Google's App Engine or Amazon's Elastic Computing Cloud

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News: Google's App Engine or Amazon's Elastic Computing Cloud

  1. Google has announced a Google App Engine which allows you to run your own applications on Google's infrastructure. It's a different approach from Amazon's EC2 which allows you to host your own virtual machines on their infrastructure. However, they are close enough to be competing. EC2 gives you your own VM allowing you to run about anything you'd like and then throws on top several additional services like Amazon Simple Storage Service, Simple DB, and Simple Queue Service service. App Engine allows you to deploy Python applications on Google's infrastructure, with other languages coming. It also offers a DB service as well as several other services (user management and mail, for example). Both have the promise of massive infrastructure on demand. App Engine provides it automatically while EC2 requires some tooling. In either case to truly take advantage of the service it seems you'll end up with - if not vendor lock in - a high barrier to moving to another vendor. Both are very interesting offerings and offer great solutions to scaling fast even as a small company. Which approach appeals the most to you (assuming Google will soon support your favorite language)? [Editor's note: who says Python isn't one's favorite language? Oh wait - I forgot some whitespace...]

    Threaded Messages (15)

  2. Exciting times...[ Go to top ]

    These are both very exciting services and I think they will both create a major and profound change in the application development market because application deployment and administration is yet another barrier for any starting business. Looking at what Google has to offer here, I see a lot of stuff: you can develop an application, deploy on the Google cloud and consume many Google services as widgets, embed search capabilities, access to videos and forums and all of that is native to your application. Not only storage, but real applications. Couple of questions and thoughts about the issue: - What other business models will Google create from this service in addition to hosting/transaction/storage/bandwidth business models? Will they utilize the information created from people surfing to several applications hosted by them? Provide cross-site data about the users to site owners? - Is Google planning to offer a hosted development environment to complement their offering? - GWT support sometimes in the near future? - Are some sort of web-services (not only HTTP get query strings) supported? this would open up a zillion possibilities. - Any mash up API layer planned soon by these two giants?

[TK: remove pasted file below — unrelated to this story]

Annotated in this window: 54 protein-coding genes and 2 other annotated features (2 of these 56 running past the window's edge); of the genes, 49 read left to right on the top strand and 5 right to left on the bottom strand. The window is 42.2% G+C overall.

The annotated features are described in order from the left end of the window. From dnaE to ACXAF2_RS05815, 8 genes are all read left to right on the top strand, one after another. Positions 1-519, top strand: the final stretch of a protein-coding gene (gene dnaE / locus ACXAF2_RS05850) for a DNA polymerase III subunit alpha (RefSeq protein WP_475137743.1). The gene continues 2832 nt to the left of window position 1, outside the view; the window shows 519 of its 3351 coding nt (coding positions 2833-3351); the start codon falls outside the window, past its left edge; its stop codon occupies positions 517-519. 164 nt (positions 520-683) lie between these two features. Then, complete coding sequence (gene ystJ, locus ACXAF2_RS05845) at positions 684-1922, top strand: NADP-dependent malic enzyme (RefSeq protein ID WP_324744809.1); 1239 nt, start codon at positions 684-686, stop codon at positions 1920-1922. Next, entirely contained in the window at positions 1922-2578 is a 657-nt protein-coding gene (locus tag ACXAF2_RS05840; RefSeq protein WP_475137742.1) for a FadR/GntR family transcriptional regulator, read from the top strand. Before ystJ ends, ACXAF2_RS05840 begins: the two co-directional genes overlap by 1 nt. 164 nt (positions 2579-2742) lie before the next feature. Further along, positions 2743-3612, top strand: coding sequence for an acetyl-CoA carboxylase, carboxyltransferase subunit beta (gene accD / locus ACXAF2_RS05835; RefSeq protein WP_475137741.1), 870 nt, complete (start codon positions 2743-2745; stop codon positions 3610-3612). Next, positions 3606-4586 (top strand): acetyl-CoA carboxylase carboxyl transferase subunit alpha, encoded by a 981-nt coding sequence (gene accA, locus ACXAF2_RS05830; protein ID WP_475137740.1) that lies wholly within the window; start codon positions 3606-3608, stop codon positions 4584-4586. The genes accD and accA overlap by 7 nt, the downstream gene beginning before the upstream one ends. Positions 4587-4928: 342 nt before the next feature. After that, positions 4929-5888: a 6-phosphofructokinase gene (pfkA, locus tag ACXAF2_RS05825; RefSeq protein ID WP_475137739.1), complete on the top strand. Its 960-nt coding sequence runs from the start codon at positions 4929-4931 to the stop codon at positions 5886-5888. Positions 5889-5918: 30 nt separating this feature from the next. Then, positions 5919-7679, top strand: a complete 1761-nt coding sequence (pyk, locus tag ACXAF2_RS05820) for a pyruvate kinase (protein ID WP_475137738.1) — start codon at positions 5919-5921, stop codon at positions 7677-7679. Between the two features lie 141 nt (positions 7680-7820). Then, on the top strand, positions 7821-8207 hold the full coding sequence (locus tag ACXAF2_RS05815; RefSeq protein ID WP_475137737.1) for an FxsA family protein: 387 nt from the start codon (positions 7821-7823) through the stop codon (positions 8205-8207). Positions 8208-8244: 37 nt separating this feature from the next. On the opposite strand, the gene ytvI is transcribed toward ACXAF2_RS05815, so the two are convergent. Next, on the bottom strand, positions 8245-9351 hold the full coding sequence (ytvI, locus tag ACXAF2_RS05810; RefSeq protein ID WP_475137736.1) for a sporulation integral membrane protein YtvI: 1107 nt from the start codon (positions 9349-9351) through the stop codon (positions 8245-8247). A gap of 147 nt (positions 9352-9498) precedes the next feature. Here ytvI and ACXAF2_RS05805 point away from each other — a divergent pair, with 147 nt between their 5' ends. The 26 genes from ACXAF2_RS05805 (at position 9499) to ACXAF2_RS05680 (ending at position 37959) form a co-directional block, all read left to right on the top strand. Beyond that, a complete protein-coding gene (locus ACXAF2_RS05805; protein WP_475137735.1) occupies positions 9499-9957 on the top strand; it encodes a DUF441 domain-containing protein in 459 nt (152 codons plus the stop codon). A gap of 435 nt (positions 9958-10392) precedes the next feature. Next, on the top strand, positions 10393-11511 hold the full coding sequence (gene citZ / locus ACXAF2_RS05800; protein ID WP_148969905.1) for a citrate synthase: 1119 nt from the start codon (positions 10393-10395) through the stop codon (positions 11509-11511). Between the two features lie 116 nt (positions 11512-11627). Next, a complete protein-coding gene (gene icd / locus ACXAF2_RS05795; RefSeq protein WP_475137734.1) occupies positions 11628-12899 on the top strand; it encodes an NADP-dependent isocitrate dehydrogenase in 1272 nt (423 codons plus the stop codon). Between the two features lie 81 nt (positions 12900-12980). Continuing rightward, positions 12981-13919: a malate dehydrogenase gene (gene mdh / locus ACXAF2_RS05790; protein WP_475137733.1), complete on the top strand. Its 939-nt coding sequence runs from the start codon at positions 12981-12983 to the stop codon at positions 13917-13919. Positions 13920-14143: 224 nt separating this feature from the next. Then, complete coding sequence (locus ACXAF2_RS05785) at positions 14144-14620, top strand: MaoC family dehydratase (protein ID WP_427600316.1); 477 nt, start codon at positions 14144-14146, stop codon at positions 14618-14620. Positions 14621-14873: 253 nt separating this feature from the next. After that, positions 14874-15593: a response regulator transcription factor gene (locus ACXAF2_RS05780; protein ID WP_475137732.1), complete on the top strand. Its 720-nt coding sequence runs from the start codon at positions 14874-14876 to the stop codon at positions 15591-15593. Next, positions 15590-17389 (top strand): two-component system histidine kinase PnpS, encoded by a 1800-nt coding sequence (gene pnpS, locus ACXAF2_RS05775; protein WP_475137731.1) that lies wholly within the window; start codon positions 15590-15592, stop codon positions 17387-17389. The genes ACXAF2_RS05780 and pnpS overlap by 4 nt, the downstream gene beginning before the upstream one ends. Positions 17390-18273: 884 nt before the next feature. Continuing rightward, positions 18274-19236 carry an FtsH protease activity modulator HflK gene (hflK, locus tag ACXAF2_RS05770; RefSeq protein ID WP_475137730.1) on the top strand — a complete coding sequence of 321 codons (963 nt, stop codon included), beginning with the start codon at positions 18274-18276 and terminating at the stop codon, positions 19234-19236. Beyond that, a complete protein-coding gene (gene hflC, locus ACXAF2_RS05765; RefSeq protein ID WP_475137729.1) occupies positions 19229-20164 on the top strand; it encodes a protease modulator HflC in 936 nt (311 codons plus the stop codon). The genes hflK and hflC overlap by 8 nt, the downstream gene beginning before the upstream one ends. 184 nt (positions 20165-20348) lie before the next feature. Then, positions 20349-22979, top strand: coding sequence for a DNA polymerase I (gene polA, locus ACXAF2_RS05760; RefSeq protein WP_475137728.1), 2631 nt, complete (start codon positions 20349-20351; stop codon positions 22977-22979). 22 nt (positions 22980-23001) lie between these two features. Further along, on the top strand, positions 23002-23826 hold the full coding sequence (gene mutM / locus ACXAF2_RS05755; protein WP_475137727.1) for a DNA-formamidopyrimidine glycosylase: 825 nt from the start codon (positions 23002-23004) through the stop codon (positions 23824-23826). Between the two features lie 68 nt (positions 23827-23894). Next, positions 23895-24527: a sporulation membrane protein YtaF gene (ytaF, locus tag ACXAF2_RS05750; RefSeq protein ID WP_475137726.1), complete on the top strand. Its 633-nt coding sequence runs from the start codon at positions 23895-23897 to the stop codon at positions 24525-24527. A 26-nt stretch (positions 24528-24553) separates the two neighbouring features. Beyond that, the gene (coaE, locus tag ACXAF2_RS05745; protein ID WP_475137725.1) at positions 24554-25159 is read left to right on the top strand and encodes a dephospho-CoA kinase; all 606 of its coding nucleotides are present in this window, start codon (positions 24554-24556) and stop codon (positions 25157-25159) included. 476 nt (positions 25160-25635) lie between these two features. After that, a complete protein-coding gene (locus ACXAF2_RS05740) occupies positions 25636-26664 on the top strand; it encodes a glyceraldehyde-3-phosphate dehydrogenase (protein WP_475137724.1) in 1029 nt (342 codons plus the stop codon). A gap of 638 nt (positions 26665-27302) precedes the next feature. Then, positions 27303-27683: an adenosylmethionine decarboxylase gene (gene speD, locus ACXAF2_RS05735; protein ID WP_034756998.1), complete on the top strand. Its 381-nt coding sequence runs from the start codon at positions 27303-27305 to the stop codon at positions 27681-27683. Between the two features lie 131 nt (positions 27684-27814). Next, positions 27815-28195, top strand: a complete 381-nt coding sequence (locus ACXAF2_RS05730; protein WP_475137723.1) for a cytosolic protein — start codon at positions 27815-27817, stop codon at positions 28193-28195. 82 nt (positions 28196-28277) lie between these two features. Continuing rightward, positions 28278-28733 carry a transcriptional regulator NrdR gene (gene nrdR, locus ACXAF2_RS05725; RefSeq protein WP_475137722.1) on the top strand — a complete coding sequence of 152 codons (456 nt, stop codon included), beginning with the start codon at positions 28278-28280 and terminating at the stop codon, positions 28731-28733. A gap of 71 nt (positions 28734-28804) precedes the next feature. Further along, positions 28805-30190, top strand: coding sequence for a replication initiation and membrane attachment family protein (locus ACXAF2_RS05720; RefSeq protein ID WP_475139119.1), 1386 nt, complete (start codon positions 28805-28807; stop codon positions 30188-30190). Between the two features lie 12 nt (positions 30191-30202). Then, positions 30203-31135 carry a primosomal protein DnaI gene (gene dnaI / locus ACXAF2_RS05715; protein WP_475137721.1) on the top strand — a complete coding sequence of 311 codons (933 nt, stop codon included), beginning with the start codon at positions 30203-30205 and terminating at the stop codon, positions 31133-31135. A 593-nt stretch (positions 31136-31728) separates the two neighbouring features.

3. GWT is already supported[ Go to top ]

    It already supports HTML and JS, so technically GWT is supported. You can write your server-side in Py and you got an end-to-end AJAX web app story
  4. Re: Exciting times...[ Go to top ]

    Does it support Java?
  5. Re: Exciting times...[ Go to top ]

    No, no java.
  6. Re: Exciting times...[ Go to top ]

    Java sucks
  7. Re: Exciting times...[ Go to top ]

    Java sucks